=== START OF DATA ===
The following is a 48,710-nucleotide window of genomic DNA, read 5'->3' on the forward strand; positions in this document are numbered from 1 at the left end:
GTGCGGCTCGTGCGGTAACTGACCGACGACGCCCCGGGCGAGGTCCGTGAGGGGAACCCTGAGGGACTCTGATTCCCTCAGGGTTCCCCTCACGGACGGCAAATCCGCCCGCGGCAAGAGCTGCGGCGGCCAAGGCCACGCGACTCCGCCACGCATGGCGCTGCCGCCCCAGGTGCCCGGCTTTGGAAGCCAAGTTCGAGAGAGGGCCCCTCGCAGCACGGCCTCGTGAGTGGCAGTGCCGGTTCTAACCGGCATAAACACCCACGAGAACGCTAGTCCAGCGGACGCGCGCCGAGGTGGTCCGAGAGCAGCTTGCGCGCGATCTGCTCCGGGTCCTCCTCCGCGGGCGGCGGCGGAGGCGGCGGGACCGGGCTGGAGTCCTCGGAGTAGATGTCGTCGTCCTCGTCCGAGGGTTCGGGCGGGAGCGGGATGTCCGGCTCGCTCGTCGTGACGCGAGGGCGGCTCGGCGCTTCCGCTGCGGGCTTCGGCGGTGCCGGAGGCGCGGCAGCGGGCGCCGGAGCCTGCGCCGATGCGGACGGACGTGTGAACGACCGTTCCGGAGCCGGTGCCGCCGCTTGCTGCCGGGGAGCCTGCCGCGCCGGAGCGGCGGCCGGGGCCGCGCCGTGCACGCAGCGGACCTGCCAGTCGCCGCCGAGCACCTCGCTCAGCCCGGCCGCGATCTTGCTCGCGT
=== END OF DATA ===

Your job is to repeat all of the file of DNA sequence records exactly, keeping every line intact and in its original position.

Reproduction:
The following is a 48,710-nucleotide window of genomic DNA, read 5'->3' on the forward strand; positions in this document are numbered from 1 at the left end:
GTGCGGCTCGTGCGGTAACTGACCGACGACGCCCCGGGCGAGGTCCGTGAGGGGAACCCTGAGGGACTCTGATTCCCTCAGGGTTCCCCTCACGGACGGCAAATCCGCCCGCGGCAAGAGCTGCGGCGGCCAAGGCCACGCGACTCCGCCACGCATGGCGCTGCCGCCCCAGGTGCCCGGCTTTGGAAGCCAAGTTCGAGAGAGGGCCCCTCGCAGCACGGCCTCGTGAGTGGCAGTGCCGGTTCTAACCGGCATAAACACCCACGAGAACGCTAGTCCAGCGGACGCGCGCCGAGGTGGTCCGAGAGCAGCTTGCGCGCGATCTGCTCCGGGTCCTCCTCCGCGGGCGGCGGCGGAGGCGGCGGGACCGGGCTGGAGTCCTCGGAGTAGATGTCGTCGTCCTCGTCCGAGGGTTCGGGCGGGAGCGGGATGTCCGGCTCGCTCGTCGTGACGCGAGGGCGGCTCGGCGCTTCCGCTGCGGGCTTCGGCGGTGCCGGAGGCGCGGCAGCGGGCGCCGGAGCCTGCGCCGATGCGGACGGACGTGTGAACGACCGTTCCGGAGCCGGTGCCGCCGCTTGCTGCCGGGGAGCCTGCCGCGCCGGAGCGGCGGCCGGGGCCGCGCCGTGCACGCAGCGGACCTGCCAGTCGCCGCCGAGCACCTCGCTCAGCCCGGCCGCGATCTTGCTCGCGT